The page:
28 Feb 2002

More political unrest

Zimbabwean police arrested 31 members of the opposition Movement for Democratic Change (MDC) in Harare on Thursday, February 28, and nine people were injured in the melee, the opposition party said.

"Four truckloads with an unspecified number of police officers descended on the premises and started beating up people at random, while others surrounded the building where about 500 MDC supporters were undergoing polling agent training," the MDC said in a statement. The MDC said the 31 officials from the party's Harare provincial office were picked up as the police judged the meeting an illegal gathering under the terms of Zimbabwe's new public order law. The police were not available for comment, and international election observers could not at the time confirm the incident.

Zimbabwe's Vice President Joseph Msika on Thursday, February 28, denied the government had charged Tsvangirai with treason over the alleged plot to kill Mugabe. "No treason charge has been levelled against him by the government, but by the press," Msika said. However, MDC spokesman Learnmore Jongwe insisted Tsvangirai had been charged with treason, when he was warned and cautioned by the police on Monday, February 25. He said that the government's denial was related to this weekend's Commonwealth heads of state meeting in Australia, and Harare's alleged desire to improved its international image.

The charges against Tsvangirai stem from a grainy videotape screened by Australian television on 13 February. The seemingly heavily edited film allegedly showed a former Israeli intelligence agent, Ari Ben Menashe, discussing a plot to "eliminate" Mugabe with the MDC leader. Meanwhile, the MDC has begun legal action in Australia over the broadcasting of the videotape. The MDC has described the film as "malicious propaganda" and an attempt to smear Tsvangirai before the 9-10 March presidential election. There has been international concern that the charges against Tsvangirai are aimed at keeping him out of the presidential race. The United States and the European Union have already imposed targeted sanctions against Mugabe and his close associates following concern over the legitimacy of the poll. "If Mr Tsvangirai is taken out of the election process altogether, then that will obviously generate a very strong international reaction," Australian Foreign Minister Alexander Downer reportedly said. He added that the allegations against Tsvangirai were "without credibility".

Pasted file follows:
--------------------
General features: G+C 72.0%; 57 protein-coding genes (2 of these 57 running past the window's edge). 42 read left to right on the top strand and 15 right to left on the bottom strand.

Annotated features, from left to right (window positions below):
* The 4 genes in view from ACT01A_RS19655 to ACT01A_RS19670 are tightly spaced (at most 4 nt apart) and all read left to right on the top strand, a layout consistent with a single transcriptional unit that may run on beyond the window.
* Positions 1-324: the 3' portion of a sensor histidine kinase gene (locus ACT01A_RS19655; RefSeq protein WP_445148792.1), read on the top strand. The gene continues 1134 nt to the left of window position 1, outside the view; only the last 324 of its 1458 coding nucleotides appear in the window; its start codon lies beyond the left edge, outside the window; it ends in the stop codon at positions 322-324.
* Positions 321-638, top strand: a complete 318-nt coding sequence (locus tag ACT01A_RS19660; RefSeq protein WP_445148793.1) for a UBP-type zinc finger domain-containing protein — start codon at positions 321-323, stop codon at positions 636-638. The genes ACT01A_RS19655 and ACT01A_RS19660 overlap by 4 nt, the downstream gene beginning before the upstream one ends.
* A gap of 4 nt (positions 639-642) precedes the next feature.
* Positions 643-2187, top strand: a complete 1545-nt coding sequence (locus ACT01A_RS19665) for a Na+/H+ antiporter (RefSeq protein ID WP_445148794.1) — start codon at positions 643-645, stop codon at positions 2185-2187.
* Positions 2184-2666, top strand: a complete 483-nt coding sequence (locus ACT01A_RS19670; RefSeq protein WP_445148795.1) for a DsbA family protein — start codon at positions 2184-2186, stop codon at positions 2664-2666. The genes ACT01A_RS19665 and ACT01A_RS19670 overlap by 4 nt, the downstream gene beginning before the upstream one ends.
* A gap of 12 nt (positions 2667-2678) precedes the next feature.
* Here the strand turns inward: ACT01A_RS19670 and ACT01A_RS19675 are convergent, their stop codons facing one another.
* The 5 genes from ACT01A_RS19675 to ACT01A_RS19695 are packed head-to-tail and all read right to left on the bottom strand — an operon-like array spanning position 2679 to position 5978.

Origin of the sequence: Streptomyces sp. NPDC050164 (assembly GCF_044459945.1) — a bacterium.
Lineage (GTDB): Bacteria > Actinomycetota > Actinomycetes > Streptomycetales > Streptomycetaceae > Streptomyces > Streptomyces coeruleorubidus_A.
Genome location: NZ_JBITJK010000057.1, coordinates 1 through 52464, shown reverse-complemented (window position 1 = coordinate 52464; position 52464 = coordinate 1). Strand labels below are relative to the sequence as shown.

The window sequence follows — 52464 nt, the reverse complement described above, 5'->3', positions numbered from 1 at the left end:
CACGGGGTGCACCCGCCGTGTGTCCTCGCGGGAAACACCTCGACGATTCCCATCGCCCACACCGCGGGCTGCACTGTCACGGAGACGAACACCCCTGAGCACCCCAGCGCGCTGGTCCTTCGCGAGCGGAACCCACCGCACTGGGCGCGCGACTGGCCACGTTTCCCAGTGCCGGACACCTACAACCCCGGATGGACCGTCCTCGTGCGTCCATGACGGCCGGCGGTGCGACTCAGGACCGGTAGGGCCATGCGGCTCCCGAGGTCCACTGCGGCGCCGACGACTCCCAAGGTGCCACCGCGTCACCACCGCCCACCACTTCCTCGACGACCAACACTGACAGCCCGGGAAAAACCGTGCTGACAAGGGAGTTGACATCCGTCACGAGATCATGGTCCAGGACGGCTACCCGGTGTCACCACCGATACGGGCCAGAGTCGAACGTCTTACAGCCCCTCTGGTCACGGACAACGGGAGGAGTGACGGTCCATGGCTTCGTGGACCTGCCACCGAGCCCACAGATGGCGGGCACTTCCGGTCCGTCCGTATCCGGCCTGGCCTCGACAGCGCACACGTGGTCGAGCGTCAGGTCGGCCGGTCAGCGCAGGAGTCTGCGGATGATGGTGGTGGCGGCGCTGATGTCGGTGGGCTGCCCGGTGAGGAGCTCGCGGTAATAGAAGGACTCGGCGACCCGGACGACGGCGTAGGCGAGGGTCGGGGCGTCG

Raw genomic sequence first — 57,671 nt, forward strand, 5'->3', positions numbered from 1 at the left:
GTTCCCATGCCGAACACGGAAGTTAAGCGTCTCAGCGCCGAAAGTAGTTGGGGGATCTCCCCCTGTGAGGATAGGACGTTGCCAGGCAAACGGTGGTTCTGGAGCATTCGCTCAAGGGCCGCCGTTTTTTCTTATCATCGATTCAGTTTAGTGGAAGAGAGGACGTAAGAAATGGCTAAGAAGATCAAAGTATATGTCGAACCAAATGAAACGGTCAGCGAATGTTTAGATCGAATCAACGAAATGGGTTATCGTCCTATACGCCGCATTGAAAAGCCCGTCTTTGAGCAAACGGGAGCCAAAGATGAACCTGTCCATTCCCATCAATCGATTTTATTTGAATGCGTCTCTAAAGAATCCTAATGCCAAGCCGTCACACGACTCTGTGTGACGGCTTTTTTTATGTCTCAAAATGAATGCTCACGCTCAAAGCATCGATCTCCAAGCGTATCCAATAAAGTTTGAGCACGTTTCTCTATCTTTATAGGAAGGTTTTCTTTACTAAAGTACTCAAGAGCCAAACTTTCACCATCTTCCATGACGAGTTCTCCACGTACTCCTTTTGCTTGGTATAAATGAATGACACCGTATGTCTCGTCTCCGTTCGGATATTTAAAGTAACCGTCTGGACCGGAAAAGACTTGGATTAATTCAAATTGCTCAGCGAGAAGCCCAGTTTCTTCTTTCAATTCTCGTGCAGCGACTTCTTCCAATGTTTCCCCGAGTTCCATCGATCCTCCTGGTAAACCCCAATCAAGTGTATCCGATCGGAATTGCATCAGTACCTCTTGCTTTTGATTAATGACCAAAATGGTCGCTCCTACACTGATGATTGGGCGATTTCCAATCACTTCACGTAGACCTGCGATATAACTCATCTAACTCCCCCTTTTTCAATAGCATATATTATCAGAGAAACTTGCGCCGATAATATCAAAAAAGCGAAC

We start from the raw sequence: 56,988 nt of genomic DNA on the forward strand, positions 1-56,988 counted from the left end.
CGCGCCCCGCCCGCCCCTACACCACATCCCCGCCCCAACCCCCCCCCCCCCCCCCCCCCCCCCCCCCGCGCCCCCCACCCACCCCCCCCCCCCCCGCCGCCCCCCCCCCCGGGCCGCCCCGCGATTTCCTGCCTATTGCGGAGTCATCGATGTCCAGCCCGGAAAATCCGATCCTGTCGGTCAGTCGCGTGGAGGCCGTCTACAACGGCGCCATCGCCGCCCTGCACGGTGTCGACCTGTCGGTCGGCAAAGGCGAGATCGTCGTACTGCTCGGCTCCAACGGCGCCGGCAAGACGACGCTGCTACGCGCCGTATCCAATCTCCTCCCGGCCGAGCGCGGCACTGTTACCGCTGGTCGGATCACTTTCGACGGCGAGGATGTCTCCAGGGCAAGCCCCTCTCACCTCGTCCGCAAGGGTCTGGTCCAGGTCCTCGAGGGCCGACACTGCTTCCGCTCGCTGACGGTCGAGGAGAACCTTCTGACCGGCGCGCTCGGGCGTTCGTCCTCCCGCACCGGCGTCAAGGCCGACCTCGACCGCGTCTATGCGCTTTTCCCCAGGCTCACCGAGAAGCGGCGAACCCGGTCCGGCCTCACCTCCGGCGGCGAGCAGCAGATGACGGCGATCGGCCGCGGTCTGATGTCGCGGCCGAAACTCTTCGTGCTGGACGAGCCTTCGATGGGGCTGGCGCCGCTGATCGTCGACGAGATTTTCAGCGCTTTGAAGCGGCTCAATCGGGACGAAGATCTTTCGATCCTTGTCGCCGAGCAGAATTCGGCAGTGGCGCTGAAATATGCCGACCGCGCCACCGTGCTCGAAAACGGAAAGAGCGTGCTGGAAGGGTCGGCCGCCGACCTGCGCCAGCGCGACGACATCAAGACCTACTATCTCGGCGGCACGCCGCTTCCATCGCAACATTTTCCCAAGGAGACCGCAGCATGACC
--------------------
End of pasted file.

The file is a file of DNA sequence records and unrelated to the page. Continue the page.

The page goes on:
In a related development, Zimbabwe's Supreme Court rejected revised electoral laws on Wednesday, February 27, which news reports said dealt a blow to the government. In a second setback, a High Court judge also delayed the implementation of recently passed citizenship rules that had disqualified tens of thousands of voters. The Supreme Court cancelled the General Laws Amendment Act that had given state election officers sweeping powers and contained restrictions on vote monitoring, identity requirements for voters, campaigning and voter education. Because the act was struck down by a majority in the Supreme Court, the government cannot appeal against the judgment. However, Mugabe could use his presidential powers to override the Supreme Court, as he has done in the past.

Meanwhile, local residents in Zimbabwe's second city of Bulawayo took the law into their own hands and attacked pro-government youth brigades that they said had been harassing communities, news reports said. Youth brigade members were forced to flee their base at a municipal hall in the suburb of Nketa on Saturday. Citizens, angered by an earlier assault on people at a local shopping centre, marched on the base, a Bulawayo journalist told IRIN. On Sunday, alleged youth brigade cadres who stoned a pub in the suburb of Emakhandeni, were beaten up by patrons. "Youth brigades have been a pain to the people of Zimbabwe and people have been afraid to retaliate, but now they are fed up," the journalist said. "People are saying that Matabeleland is an MDC stronghold, so we shouldn't allow ourselves to be harassed here."

Meanwhile, it was reported that the names of hundreds of urban voters, including those of prominent opposition party officials, are missing from the voters’ roll. This is raising fears that they could have been systematically struck off to disenfranchise voters ahead of next weekend’s crucial presidential election. Paul Themba Nyathi, the director of elections for the MDC, said among those missing from the voters’ roll were MDC legislators Evelyn Masaiti and Priscilla Misihairambwi, whose name was only reinstated at the end of last week after political pressure. (IRIN, Financial Gazette)

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